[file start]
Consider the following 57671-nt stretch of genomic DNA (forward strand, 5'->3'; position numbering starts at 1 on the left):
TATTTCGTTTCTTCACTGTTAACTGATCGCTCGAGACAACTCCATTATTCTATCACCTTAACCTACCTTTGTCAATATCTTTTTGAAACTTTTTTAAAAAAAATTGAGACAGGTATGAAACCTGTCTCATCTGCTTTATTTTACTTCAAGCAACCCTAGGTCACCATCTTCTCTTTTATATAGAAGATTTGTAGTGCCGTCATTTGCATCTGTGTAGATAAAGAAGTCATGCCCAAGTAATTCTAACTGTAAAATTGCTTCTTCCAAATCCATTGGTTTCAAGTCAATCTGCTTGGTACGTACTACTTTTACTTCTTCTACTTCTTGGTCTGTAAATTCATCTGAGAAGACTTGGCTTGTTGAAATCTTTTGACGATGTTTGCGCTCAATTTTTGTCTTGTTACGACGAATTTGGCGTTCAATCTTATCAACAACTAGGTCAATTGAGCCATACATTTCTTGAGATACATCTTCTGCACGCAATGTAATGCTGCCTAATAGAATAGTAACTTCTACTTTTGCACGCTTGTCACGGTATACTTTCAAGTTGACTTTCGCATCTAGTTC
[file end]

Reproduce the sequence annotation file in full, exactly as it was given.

Consider the following 57671-nt stretch of genomic DNA (forward strand, 5'->3'; position numbering starts at 1 on the left):
TATTTCGTTTCTTCACTGTTAACTGATCGCTCGAGACAACTCCATTATTCTATCACCTTAACCTACCTTTGTCAATATCTTTTTGAAACTTTTTTAAAAAAAATTGAGACAGGTATGAAACCTGTCTCATCTGCTTTATTTTACTTCAAGCAACCCTAGGTCACCATCTTCTCTTTTATATAGAAGATTTGTAGTGCCGTCATTTGCATCTGTGTAGATAAAGAAGTCATGCCCAAGTAATTCTAACTGTAAAATTGCTTCTTCCAAATCCATTGGTTTCAAGTCAATCTGCTTGGTACGTACTACTTTTACTTCTTCTACTTCTTGGTCTGTAAATTCATCTGAGAAGACTTGGCTTGTTGAAATCTTTTGACGATGTTTGCGCTCAATTTTTGTCTTGTTACGACGAATTTGGCGTTCAATCTTATCAACAACTAGGTCAATTGAGCCATACATTTCTTGAGATACATCTTCTGCACGCAATGTAATGCTGCCTAATAGAATAGTAACTTCTACTTTTGCACGCTTGTCACGGTATACTTTCAAGTTGACTTTCGCATCTAGTTC